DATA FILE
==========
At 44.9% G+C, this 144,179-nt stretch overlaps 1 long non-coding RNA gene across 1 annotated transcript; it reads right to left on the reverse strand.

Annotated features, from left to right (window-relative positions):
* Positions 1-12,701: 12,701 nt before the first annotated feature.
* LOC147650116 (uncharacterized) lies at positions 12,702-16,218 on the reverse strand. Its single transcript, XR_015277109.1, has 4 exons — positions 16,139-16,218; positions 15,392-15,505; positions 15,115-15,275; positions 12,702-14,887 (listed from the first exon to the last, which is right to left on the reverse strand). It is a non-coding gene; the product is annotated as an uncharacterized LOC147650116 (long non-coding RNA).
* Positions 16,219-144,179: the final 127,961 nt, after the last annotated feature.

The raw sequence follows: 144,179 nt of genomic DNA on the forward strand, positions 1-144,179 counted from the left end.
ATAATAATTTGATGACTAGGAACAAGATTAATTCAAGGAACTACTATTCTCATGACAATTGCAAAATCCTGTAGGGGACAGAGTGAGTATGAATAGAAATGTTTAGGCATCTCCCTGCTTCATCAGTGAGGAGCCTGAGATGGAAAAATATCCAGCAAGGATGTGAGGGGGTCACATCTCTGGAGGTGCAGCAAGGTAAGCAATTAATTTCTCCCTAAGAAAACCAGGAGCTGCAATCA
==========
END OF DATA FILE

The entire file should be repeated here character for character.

At 44.9% G+C, this 144,179-nt stretch overlaps 1 long non-coding RNA gene across 1 annotated transcript; it reads right to left on the reverse strand.

Annotated features, from left to right (window-relative positions):
* Positions 1-12,701: 12,701 nt before the first annotated feature.
* LOC147650116 (uncharacterized) lies at positions 12,702-16,218 on the reverse strand. Its single transcript, XR_015277109.1, has 4 exons — positions 16,139-16,218; positions 15,392-15,505; positions 15,115-15,275; positions 12,702-14,887 (listed from the first exon to the last, which is right to left on the reverse strand). It is a non-coding gene; the product is annotated as an uncharacterized LOC147650116 (long non-coding RNA).
* Positions 16,219-144,179: the final 127,961 nt, after the last annotated feature.

The raw sequence follows: 144,179 nt of genomic DNA on the forward strand, positions 1-144,179 counted from the left end.
ATAATAATTTGATGACTAGGAACAAGATTAATTCAAGGAACTACTATTCTCATGACAATTGCAAAATCCTGTAGGGGACAGAGTGAGTATGAATAGAAATGTTTAGGCATCTCCCTGCTTCATCAGTGAGGAGCCTGAGATGGAAAAATATCCAGCAAGGATGTGAGGGGGTCACATCTCTGGAGGTGCAGCAAGGTAAGCAATTAATTTCTCCCTAAGAAAACCAGGAGCTGCAATCA